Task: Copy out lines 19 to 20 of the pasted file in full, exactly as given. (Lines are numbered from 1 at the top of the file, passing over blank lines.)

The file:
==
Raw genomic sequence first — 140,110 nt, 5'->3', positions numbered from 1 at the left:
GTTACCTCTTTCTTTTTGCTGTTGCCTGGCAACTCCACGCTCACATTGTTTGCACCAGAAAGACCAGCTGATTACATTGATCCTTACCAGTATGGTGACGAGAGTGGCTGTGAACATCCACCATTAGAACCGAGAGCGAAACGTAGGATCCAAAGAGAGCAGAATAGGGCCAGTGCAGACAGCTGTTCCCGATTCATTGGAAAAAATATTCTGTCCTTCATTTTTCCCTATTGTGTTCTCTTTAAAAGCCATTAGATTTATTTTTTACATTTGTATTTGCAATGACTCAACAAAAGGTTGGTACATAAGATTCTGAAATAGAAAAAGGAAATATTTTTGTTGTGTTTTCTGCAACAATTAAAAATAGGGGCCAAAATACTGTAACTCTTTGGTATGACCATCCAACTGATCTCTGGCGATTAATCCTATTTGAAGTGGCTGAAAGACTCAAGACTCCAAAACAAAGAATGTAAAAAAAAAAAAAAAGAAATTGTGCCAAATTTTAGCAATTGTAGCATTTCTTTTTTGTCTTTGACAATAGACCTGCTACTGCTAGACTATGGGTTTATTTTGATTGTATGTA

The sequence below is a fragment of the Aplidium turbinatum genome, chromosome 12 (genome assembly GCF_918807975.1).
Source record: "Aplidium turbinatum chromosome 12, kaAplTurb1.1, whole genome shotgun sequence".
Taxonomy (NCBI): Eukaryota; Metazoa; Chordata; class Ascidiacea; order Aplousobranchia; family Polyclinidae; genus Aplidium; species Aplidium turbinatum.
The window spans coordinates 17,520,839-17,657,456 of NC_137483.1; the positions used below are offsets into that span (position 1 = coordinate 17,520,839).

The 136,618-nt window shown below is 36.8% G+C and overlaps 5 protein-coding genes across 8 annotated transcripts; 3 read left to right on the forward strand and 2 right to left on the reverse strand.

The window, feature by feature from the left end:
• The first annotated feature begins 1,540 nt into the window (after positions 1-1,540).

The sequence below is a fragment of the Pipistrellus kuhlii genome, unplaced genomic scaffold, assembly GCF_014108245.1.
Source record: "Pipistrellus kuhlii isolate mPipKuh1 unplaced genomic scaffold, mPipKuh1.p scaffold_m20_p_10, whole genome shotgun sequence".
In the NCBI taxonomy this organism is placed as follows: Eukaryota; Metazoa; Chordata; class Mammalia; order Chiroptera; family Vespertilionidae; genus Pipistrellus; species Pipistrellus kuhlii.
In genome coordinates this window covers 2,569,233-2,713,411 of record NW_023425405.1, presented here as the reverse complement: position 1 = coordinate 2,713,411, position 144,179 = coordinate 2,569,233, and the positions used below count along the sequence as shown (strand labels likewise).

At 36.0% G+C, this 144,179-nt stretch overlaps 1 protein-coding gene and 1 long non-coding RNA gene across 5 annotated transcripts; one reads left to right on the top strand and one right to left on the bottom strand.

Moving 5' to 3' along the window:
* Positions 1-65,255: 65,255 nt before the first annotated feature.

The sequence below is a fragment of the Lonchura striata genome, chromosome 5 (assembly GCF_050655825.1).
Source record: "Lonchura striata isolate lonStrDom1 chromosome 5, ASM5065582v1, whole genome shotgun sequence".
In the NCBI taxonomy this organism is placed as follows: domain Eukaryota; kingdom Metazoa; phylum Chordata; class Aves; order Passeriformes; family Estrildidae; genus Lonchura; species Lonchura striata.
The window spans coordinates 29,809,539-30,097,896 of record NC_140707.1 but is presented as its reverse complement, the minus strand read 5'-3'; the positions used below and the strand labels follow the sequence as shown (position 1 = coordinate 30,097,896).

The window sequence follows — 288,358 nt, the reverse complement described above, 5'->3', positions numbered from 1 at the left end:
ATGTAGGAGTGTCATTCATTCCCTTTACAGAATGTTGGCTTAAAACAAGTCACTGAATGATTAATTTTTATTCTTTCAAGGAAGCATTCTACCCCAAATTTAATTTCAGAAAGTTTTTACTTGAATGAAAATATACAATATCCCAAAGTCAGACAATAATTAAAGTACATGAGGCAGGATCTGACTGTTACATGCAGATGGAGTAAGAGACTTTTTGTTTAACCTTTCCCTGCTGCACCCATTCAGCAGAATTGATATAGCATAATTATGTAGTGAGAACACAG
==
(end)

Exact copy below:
In the NCBI taxonomy this organism is placed as follows: domain Eukaryota; kingdom Metazoa; phylum Chordata; class Aves; order Passeriformes; family Estrildidae; genus Lonchura; species Lonchura striata.
The window spans coordinates 29,809,539-30,097,896 of record NC_140707.1 but is presented as its reverse complement, the minus strand read 5'-3'; the positions used below and the strand labels follow the sequence as shown (position 1 = coordinate 30,097,896).